North-South convergence and the allocation of CO2 emissions
We postulate a two-region world, comprised of North (calibrated after the US) and South (calibrated after China). Our optimization results show the compatibility of the following three desiderata: (1) Global CO2 emissions follow a conservative path that leads to the stabilization of concentrations at 450 ppm. (2) North and South converge to a path of sustained growth at 1% per year (28.2% per generation) in 2075. (3) During the transition to the steady state, North also grows at 1% per year while South’s rates of growth are markedly higher. The transition paths require a drastic reduction of the share of emissions allocated to North, large investments in knowledge, both in North and South, as well as very large investments in education in South. Surprisingly, in order to sustain North’s utility growth rate, some output must be transferred from South to North during the transition. Although undoubtedly subject to many caveats, our results support a degree of optimism by providing prima facie evidence of the possibility of tackling climate change in a way that is fair both across generations and across regions while allowing for positive rates of human development.
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- Llavador, Humberto & Roemer, John E. & Silvestre, Joaquim, 2011.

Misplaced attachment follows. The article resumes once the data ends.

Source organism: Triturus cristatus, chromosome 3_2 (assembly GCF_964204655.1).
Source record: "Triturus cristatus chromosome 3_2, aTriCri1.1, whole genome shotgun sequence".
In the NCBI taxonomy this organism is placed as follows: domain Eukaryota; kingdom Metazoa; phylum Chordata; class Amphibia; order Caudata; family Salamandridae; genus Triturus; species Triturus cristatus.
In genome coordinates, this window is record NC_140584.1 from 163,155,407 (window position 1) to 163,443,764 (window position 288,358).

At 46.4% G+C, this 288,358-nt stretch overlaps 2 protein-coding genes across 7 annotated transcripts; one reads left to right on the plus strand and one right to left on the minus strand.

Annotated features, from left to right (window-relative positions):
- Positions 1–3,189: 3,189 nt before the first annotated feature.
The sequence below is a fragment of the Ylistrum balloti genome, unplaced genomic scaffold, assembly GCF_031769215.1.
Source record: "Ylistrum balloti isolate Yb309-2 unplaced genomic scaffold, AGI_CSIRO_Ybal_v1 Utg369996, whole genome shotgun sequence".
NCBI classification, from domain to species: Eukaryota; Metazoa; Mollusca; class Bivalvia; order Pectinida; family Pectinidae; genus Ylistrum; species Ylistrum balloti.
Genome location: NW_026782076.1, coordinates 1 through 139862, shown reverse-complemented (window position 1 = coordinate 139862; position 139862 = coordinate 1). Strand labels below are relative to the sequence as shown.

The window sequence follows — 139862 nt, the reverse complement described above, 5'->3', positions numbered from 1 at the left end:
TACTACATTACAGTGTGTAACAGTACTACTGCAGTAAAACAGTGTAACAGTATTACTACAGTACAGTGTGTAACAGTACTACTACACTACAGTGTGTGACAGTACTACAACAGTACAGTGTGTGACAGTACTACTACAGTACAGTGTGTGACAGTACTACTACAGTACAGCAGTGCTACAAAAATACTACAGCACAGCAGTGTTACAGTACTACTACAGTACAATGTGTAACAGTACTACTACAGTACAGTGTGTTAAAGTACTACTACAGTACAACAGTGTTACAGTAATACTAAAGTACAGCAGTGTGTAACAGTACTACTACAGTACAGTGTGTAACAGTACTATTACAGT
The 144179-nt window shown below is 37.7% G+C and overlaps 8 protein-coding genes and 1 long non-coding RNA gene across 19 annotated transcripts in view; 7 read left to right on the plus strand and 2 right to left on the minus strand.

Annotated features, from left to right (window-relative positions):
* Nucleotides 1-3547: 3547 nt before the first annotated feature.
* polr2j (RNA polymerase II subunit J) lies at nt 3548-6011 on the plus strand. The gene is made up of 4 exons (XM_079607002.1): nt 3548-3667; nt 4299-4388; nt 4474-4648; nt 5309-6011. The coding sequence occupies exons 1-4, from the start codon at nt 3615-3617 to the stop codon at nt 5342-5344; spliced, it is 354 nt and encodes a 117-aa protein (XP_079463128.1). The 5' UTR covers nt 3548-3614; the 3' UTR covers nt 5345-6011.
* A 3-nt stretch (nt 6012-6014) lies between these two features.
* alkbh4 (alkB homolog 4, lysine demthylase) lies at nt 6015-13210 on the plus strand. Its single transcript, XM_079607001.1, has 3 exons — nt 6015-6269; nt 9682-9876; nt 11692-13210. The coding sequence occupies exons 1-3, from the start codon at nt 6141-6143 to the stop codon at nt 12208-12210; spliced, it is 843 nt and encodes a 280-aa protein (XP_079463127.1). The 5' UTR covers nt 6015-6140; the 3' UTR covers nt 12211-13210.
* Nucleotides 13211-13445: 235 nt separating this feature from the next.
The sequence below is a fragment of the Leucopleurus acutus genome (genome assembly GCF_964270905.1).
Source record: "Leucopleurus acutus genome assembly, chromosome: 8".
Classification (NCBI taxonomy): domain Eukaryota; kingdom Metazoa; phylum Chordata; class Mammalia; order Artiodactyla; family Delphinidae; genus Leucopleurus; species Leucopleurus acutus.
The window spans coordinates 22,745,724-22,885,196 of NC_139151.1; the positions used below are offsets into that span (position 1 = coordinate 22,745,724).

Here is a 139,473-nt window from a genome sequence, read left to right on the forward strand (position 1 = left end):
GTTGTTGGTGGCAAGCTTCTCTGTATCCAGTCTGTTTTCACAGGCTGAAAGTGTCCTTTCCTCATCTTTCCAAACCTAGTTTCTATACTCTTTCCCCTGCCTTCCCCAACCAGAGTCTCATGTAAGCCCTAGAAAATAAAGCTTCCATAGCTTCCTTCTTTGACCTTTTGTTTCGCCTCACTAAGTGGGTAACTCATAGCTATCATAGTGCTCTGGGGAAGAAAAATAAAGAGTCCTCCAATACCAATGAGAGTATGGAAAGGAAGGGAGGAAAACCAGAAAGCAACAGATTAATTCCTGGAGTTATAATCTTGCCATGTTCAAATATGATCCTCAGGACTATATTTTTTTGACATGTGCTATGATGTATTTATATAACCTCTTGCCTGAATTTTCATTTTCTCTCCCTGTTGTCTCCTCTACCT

"“A dynamic analysis of human welfare in a warming planet”,"
Journal of Public Economics,
Elsevier, vol. 95(11), pages 1607-1620.
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- Humberto Llavador & John E. Roemer & Joaquim Silvestre, 2008. "A dynamic analysis of human welfare in a warming planet," Economics Working Papers 1110, Department of Economics and Business, Universitat Pompeu Fabra, revised Feb 2010.
- Humberto Llavador & John E. Roemer & Joaquim Silvestre & Joaquim Silvestre, 2009. "A Dynamic Analysis Of Human Welfare In A Warming Planet?," Working Papers 95, University of California, Davis, Department of Economics.
- Humberto Llavador & John E. Roemer & Joaquim Silvestre, 2008. "A Dynamic Analysis of Human Welfare in a Warming Planet," Cowles Foundation Discussion Papers 1673, Cowles Foundation for Research in Economics, Yale University.
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